What this means is that, if you’re considering cloud migration, you should be putting security front and center. You need a strategy for data protection and privacy, encryption of data in transfer and at rest, network security protocols, user access controls, identity and access management, incident response and disaster recovery, as well as vendor and supply chain security. Cloud service providers offer all of this as part of their cloud suite, but if it’s configured incorrectly, it can be a massive security risk.

Challenges in cloud migration

This brings us on to challenges in cloud migration. And there are a few. Cloud computing offers outstanding value, flexibility and processing power, but the migration itself is often fraught with teething issues. Here are some common challenges you might face:

Application compatibility. A big one. Some legacy applications may have dependencies you’re not aware of, making your migration a huge pain. Look out for legacy monolithic applications with tightly coupled components or dependencies on specific operating systems – they’re your big red flags.

Data integration. Migrating large volumes of data from on-premise architecture to the cloud (safely) can be tricky. Before shifting terabytes of data to the cloud, you need to undertake data preprocessing and cleaning, choose a migration method that minimizes downtime, and optimize network throughput by scheduling data transfers during an off-peak time.

Performance and latency. If your cloud infrastructure is located far from your end users, you’re probably going to see performance issues. Imagine you’re an ecommerce site, and you’re moving your web servers to a cloud provider’s data center in another country. This will slow down performance dramatically.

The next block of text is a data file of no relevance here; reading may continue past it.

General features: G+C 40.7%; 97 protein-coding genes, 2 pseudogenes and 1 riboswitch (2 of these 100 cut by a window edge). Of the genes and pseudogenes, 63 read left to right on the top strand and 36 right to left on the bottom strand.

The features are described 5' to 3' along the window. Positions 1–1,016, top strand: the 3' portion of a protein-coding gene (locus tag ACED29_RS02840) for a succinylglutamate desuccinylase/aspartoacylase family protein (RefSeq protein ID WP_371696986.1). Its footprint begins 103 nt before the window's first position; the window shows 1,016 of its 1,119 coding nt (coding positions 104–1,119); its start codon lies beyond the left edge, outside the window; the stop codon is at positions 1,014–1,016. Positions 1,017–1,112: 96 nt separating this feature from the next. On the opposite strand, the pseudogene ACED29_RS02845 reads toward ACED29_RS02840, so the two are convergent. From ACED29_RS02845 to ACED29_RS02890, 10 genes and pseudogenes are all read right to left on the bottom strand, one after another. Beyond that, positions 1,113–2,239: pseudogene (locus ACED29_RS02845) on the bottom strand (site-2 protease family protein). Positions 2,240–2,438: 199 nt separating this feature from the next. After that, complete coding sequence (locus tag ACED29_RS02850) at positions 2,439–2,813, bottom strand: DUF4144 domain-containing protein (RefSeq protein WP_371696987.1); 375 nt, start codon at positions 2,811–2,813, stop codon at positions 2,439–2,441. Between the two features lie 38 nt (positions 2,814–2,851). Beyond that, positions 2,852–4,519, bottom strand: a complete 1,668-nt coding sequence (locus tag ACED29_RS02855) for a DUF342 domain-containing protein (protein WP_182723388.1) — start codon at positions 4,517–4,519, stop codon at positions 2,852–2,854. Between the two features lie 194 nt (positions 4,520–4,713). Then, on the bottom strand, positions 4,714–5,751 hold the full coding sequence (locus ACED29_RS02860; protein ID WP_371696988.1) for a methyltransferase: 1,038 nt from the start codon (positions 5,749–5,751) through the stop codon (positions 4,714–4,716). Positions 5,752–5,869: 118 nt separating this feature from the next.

Resource management. A common problem many smaller startups make is overprovisioning during the cloud migration. And the result is higher than expected (or at least, higher than necessary) cloud bills. Make sure you take adequate stock of your data needs, usage rates and necessary performance metrics, so you don’t overspend.

Vendor lock-in. Finally, we’ve got vendor lock-in, which occurs when organizations become too dependent on a single cloud provider’s proprietary services and APIs, making it difficult to shift things in the future. You can get around this by adopting open standards and APIs, ensuring interoperability and compatibility across different cloud platforms.

The role of automation in cloud migration

Cloud migration is complex, so it’s generally a good idea to automate as much as you can. This streamlines the overall migration effort, minimizes user errors, and frees up your team for more important stuff (like endless AWS training webinars). Automation tools can perform a bunch of useful tasks during migration – just ask your cloud service provider for more information.

Discovery and assessment. Automation tools can scan and analyze your existing on-premise infrastructure for you, giving you a better idea of migration scope.

Provisioning and configuration. Automation tools can provision cloud resources, like virtual machines, storage and networking, based on pre-defined templates.

Data migration. Take the hassle out of data migration by using automated data migration tools, like AWS Data Migration Service (DMS) or Azure Data Factory.

Application deployment. Continuous Integration/Continuous Deployment (CI/DC) pipelines can automate the deployment and configuration of applications in the cloud. Very handy.